“We went out to a number of banks with this request, and HSBC stood out with its approach. When I looked at it, I remember thinking, ‘Is it this simple? Where is the catch?’” says Gregg. “Often you have all these great idea conversations with banks but when it comes to execution it can easily fall apart, but with HSBC they really delivered.”
One of the driving forces behind the bank’s push to expand its credit risk distribution channels is to free up credit lines to do new transactions, especially for trades linked to the consumer price index (CPI) measure of inflation.
On the demand side, CPI hedges are increasingly popular with insurers in particular, who can use them as a hedge for pension liabilities they have been buying, and for their Solvency II capital requirements.
We’re here to be market-makers, to manage supply and demand flows, often when they don’t coincideDariush Mirfendereski, HSBC
The supply side has always been the problem, making life difficult for market-makers, which have to use proxy hedges – for example, RPI swaps, or partially offsetting CPI transactions – and sit on the residual risk, potentially for months at a time. Some dealers are only willing to satisfy client demand for CPI if they have offsetting and immediately available supply, but HSBC has been willing to warehouse risk for its clients this year.
For instance, in January the bank took on a short CPI position via a range of swaps with maturities of 15, 16 and 17 years with a total of £500,000 IE01. IE01 is the sensitivity to a one-basis-point move in inflation. It was already short £200,000 IE01 from a previous trade, putting its total short exposure at £700,000 per basis point.
It chipped away at the position through the year, selling some smaller positions to clients and offloading some risk in the interdealer broker market. But it wasn’t until November that a regulated utility took it out of the position fully with a 28-year, £1 million IE01 trade.
“Are we happy to offer CPI when buyers demand it knowing that actually in the future there ought to be flow on the supply side? Yes, that’s what we’re in business for. We’re here to be market-makers, to manage supply and demand flows, often when they don’t coincide,” says Dariush Mirfendereski, global head of inflation trading at HSBC.
Clients appreciate these efforts: “They have the best ability on the Street to warehouse risk. Some are more opportunistic – they say ‘I have this risk, take it or leave it’. HSBC has a bit more going on, they seem to see more variety of flows,” says an investment manager at one UK insurer.
On the right road
HSBC also landed a role in a rare restructuring of a large CPI swap in Canada. The revenue-style swaps, totalling C$50 million ($38 million) notional per year, were put on by sponsor ACS Infrastructure Development to hedge a toll road project prior to 2008. The swaps were between the project and a number of Spanish banks, with a Canadian bank providing the market hedge for the swaps.
When the deal was refinanced this year, the Spanish banks wanted to trigger clauses that would allow them to get out of the swaps. However, the swap was needed to give comfort to the new bondholders and rating agencies. The company told the banks pitching for the refinancing that they’d also have to come up with a solution for the CPI swap as well – a tough ask in a market that trades very infrequently.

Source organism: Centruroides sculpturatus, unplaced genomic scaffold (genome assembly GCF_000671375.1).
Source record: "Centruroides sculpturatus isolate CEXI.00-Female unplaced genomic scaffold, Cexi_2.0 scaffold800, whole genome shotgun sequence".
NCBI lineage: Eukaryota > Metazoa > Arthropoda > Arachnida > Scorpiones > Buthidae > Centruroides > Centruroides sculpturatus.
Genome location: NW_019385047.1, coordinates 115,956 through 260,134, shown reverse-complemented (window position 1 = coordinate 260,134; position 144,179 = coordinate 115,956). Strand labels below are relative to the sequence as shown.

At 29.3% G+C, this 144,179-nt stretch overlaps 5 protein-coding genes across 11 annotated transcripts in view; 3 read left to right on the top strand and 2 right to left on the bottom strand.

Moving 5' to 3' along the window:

After conducting due diligence, HSBC agreed to take over a portion of the Spanish banks’ positions, with the Canadian bank remaining as the market hedge. But given the project was uncollateralised and the Canadian bank was collateralised, HSBC had to get comfortable with managing the credit and funding valuation adjustment risks.
“HSBC’s work was key not only for the CPI swap but the full transaction,” says Leonardo Paez, vice-president of financial planning and analysis for ACS Infrastructure Development. “If it wasn’t for them, we wouldn’t have been able to novate the swaps. Then the bondholders wouldn’t feel secure in the revenues and we wouldn’t get the rating we were targeting, so the whole transaction falls down.”
As well as carefully managing its capacity to execute big, bespoke transactions, HSBC has had to keep an eye on a risk that would be easy to overlook at the vanilla end of the inflation derivatives market – the emergence of a price difference between cleared and non-cleared trades.
As there is no regulatory requirement to clear inflation swaps, market participants can choose whether or not to use the market’s sole current clearing service, offered by LCH. This produces a basis between bilateral and cleared trades because, broadly speaking, corporates pay inflation bilaterally – opting not to clear, because they are not set up to post or receive margin – while many insurers and pension funds receive inflation via LCH. As these positions can’t be netted, they produce initial margin requirements at both ends, creating extra costs. The basis quoted in the broker market for a zero-coupon RPI swap has risen from –2.1 on December 29, 2017 to –4.1 on October 15 at the 30-year point – implying the fixed rate on bilateral trades are lower. But quotes on the exact mark vary, creating clashes over valuations.
Mirfendereski says HSBC began watching these risks soon after clearing of RPI swaps began, and has run a broadly balanced book for the past two years – not an easy task given the bank’s large corporate client base, where bilateral flows hedged with the market would result in banks paying RPI in the clearing house.
One way HSBC avoids an unbalanced portfolio is by applying the full basis in pricing – making new bilateral inflation-receiving trades cheaper and bilateral payers more expensive, for instance. The bank is also an active user of the broker market to arrange flattening trades, where it has done package trades in clips as large as £200,000 IE01.